More Evidence Of Service’s Suicidal Neglect

Thanks to Suicide Crisis and their founder Joy Hibbins for this excerpt, the full report can be downloaded HERE > Research Into Deaths By Suicide In Gloucestershire, Report of First Six Months (June to December 2017) Headline Findings

Patients with Emotionally Unstable Personality Disorder expected to “take responsibility” for their safety.

It appeared that a level of responsibility was being given to patients with Emotionally Unstable Personality Disorder (Borderline Personality Disorder) to keep themselves safe, even when they were detained under the Mental Health Act or “sectioned” in psychiatric hospital. “Keeping safe” was used in the sense of refraining from self-harm or suicidal acts.

However, it was not apparent what preparation or help they had been given to enable them to “take responsibility” for their safety.

Having spoken to family members, there are indications that there will be more evidence of this being repeated in other cases, in inquests to be heard in 2018.

In terms of the inquests already attended:-

AF was detained under the Mental Health Act in psychiatric hospital.  AF had been given a diagnosis of Emotionally Unstable Personality Disorder/Borderline Personality Disorder.

The psychiatric staff giving evidence spoke repeatedly about the need for AF to “take more responsibility” for maintaining her own safety. The coroner asked if she had “the tools” to do this.

AF had not been provided with therapies such as those referred to in the NICE guidelines for Borderline Personality Disorder e.g. Dialectical Behaviour Therapy (DBT). NICE refers to DBT as “an intensive psychological treatment that focuses on enhancing a person’s skills in regulating their emotions and behaviour. The therapy can help a person gain control of behaviours such as self-harm and substance abuse”. Psychiatric staff gave no indication of what they had done to prepare and support AF to be able to “take more responsibility” for her safety.

Therapies are particularly important as there is no specific medication. Indeed the NICE guidance (Clinical Guideline 78) states: “You should not usually be offered medication specifically to treat Borderline Personality Disorder or for any related symptoms or behaviour (such as self-harm, unstable moods and risky behaviour).”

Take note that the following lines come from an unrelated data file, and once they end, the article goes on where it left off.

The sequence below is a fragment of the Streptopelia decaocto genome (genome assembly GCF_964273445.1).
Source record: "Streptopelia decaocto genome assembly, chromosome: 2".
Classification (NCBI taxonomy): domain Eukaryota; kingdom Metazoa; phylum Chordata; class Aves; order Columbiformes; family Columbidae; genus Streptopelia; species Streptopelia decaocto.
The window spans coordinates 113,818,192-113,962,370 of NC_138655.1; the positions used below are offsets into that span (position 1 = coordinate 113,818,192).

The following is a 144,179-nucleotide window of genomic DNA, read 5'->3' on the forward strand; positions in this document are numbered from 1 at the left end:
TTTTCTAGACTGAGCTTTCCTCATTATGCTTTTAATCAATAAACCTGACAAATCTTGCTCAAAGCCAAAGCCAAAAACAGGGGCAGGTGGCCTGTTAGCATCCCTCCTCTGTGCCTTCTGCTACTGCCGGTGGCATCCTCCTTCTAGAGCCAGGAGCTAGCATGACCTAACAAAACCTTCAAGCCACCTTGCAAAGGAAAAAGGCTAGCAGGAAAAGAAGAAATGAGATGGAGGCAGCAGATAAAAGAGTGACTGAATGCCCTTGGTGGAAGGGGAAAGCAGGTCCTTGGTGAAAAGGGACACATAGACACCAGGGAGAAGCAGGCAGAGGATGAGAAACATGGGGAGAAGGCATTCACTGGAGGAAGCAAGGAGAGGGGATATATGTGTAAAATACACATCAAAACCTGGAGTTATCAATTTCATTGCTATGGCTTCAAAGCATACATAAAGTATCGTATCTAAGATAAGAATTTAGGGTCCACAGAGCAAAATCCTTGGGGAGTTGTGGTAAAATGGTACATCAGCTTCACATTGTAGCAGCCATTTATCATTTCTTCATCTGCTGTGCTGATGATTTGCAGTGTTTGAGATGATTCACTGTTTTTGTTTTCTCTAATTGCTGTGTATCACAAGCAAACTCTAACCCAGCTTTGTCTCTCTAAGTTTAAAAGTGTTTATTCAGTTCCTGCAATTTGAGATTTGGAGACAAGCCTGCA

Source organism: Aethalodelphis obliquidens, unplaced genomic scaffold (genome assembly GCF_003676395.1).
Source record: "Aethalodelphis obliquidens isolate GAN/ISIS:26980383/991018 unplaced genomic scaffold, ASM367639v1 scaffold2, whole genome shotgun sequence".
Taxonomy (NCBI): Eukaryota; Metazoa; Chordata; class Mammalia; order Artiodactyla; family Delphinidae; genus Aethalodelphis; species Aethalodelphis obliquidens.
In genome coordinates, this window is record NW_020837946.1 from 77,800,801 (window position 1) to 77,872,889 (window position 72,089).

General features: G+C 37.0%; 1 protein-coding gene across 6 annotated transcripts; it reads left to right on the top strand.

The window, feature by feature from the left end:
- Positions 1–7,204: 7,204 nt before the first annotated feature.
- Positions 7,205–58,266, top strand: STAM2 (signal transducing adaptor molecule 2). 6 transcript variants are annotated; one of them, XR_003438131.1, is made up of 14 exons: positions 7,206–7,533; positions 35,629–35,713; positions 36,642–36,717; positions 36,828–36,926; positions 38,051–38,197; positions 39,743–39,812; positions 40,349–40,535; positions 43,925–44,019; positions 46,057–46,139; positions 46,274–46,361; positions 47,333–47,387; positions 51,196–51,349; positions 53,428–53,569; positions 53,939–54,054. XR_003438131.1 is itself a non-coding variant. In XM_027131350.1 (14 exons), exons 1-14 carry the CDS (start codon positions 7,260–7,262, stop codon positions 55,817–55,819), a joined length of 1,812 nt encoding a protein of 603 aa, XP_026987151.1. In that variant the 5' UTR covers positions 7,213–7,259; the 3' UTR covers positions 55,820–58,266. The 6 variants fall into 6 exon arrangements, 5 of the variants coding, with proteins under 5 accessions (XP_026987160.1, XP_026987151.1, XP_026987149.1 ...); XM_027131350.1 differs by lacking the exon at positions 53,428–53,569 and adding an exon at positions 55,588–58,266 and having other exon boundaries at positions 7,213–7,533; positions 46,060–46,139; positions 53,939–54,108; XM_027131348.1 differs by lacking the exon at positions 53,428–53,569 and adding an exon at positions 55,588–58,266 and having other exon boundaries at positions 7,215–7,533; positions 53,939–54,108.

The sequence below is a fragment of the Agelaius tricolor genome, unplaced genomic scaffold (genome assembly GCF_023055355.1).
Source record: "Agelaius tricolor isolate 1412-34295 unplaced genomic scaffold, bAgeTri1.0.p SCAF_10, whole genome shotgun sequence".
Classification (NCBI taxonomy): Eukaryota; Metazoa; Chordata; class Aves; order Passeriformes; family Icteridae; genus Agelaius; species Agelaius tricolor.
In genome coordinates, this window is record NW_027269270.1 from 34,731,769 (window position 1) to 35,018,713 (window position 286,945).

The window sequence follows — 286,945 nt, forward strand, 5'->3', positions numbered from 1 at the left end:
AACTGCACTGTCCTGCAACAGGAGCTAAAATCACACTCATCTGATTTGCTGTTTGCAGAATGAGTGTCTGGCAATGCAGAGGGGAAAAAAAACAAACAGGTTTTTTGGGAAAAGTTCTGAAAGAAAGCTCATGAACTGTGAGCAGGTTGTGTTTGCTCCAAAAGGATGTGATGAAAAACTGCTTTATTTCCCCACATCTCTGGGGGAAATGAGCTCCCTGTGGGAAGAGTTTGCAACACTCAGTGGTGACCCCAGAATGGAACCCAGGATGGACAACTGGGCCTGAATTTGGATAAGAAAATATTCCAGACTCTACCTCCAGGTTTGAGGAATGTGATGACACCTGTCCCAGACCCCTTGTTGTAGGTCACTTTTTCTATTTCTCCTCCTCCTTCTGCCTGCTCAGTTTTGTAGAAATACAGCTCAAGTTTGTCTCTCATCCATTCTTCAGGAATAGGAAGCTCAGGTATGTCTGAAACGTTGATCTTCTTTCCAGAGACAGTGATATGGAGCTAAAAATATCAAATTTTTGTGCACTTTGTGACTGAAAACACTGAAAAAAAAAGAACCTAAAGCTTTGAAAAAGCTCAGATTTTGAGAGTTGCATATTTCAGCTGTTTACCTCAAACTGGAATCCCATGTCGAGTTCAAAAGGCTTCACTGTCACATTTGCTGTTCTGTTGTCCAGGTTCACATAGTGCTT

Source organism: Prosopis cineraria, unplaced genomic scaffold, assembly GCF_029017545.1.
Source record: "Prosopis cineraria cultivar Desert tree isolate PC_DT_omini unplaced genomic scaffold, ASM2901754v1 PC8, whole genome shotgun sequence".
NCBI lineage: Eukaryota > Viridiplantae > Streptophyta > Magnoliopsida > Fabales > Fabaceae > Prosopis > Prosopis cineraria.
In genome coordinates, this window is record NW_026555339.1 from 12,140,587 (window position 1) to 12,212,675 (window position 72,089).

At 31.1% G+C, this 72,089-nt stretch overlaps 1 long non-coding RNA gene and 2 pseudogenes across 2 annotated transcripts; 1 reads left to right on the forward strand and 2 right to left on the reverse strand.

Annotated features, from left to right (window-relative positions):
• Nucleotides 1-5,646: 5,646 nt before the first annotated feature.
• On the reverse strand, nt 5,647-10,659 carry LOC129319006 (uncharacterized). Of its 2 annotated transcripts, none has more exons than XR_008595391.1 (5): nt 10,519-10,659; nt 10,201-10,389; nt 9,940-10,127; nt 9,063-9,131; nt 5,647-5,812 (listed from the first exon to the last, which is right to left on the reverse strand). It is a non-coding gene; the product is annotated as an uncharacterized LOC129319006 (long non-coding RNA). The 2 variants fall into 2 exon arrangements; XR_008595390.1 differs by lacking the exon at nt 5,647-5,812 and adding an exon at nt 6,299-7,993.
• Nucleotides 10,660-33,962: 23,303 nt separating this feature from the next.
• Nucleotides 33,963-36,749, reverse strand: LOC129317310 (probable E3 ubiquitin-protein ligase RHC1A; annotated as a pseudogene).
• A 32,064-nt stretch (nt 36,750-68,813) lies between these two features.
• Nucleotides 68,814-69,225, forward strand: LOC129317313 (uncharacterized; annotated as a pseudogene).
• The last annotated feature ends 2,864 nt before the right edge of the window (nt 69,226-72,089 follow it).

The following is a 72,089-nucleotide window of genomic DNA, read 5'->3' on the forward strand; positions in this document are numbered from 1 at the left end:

SH had been given a diagnosis of Mixed Personality Disorder (Borderline Personality Disorder and Antisocial Personality Disorder). His family told us that they felt he had been given too much responsibility for maintaining his own safety and refraining from suicidal acts. SH was not provided with mental health care and support (such as the Crisis Team) after suicide attempts or self-harm incidents during the last few months of his life.

There was no indication at inquest that SH had been provided with therapies referred to in the NICE guidelines for Borderline Personality Disorder, including DBT which NICE states can help a person “gain control” of self-harm. There was also no indication that he had been given the recommended treatment for Antisocial Personality Disorder.

The NICE guideline on Antisocial Personality Disorder recommends psychological therapies for managing and treating the symptoms and behaviours associated with Antisocial Personality Disorder. “Group‑based cognitive and behavioural therapies help to address problems such as impulsivity, interpersonal difficulties and can help to reduce offending”.

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